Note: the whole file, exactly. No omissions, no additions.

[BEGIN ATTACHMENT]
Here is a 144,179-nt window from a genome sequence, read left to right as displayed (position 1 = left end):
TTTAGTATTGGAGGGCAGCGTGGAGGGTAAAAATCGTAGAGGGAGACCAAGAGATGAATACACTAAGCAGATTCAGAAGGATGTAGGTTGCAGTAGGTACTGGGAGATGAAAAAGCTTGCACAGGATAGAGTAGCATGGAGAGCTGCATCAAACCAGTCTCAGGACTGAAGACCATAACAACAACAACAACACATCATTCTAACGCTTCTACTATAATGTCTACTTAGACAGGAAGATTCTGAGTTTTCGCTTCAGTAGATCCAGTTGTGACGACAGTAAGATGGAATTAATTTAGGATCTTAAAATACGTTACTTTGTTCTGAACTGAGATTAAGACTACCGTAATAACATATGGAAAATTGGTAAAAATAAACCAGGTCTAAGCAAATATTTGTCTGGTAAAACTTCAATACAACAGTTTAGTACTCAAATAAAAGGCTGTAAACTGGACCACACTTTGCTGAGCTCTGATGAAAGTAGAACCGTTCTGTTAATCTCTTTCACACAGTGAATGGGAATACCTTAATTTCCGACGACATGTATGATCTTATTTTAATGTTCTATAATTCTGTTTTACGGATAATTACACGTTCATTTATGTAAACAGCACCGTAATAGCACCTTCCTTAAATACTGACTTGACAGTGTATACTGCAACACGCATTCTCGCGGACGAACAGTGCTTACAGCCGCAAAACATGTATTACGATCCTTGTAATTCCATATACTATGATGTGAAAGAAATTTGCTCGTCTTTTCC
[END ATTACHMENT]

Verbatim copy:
Here is a 144,179-nt window from a genome sequence, read left to right as displayed (position 1 = left end):
TTTAGTATTGGAGGGCAGCGTGGAGGGTAAAAATCGTAGAGGGAGACCAAGAGATGAATACACTAAGCAGATTCAGAAGGATGTAGGTTGCAGTAGGTACTGGGAGATGAAAAAGCTTGCACAGGATAGAGTAGCATGGAGAGCTGCATCAAACCAGTCTCAGGACTGAAGACCATAACAACAACAACAACACATCATTCTAACGCTTCTACTATAATGTCTACTTAGACAGGAAGATTCTGAGTTTTCGCTTCAGTAGATCCAGTTGTGACGACAGTAAGATGGAATTAATTTAGGATCTTAAAATACGTTACTTTGTTCTGAACTGAGATTAAGACTACCGTAATAACATATGGAAAATTGGTAAAAATAAACCAGGTCTAAGCAAATATTTGTCTGGTAAAACTTCAATACAACAGTTTAGTACTCAAATAAAAGGCTGTAAACTGGACCACACTTTGCTGAGCTCTGATGAAAGTAGAACCGTTCTGTTAATCTCTTTCACACAGTGAATGGGAATACCTTAATTTCCGACGACATGTATGATCTTATTTTAATGTTCTATAATTCTGTTTTACGGATAATTACACGTTCATTTATGTAAACAGCACCGTAATAGCACCTTCCTTAAATACTGACTTGACAGTGTATACTGCAACACGCATTCTCGCGGACGAACAGTGCTTACAGCCGCAAAACATGTATTACGATCCTTGTAATTCCATATACTATGATGTGAAAGAAATTTGCTCGTCTTTTCC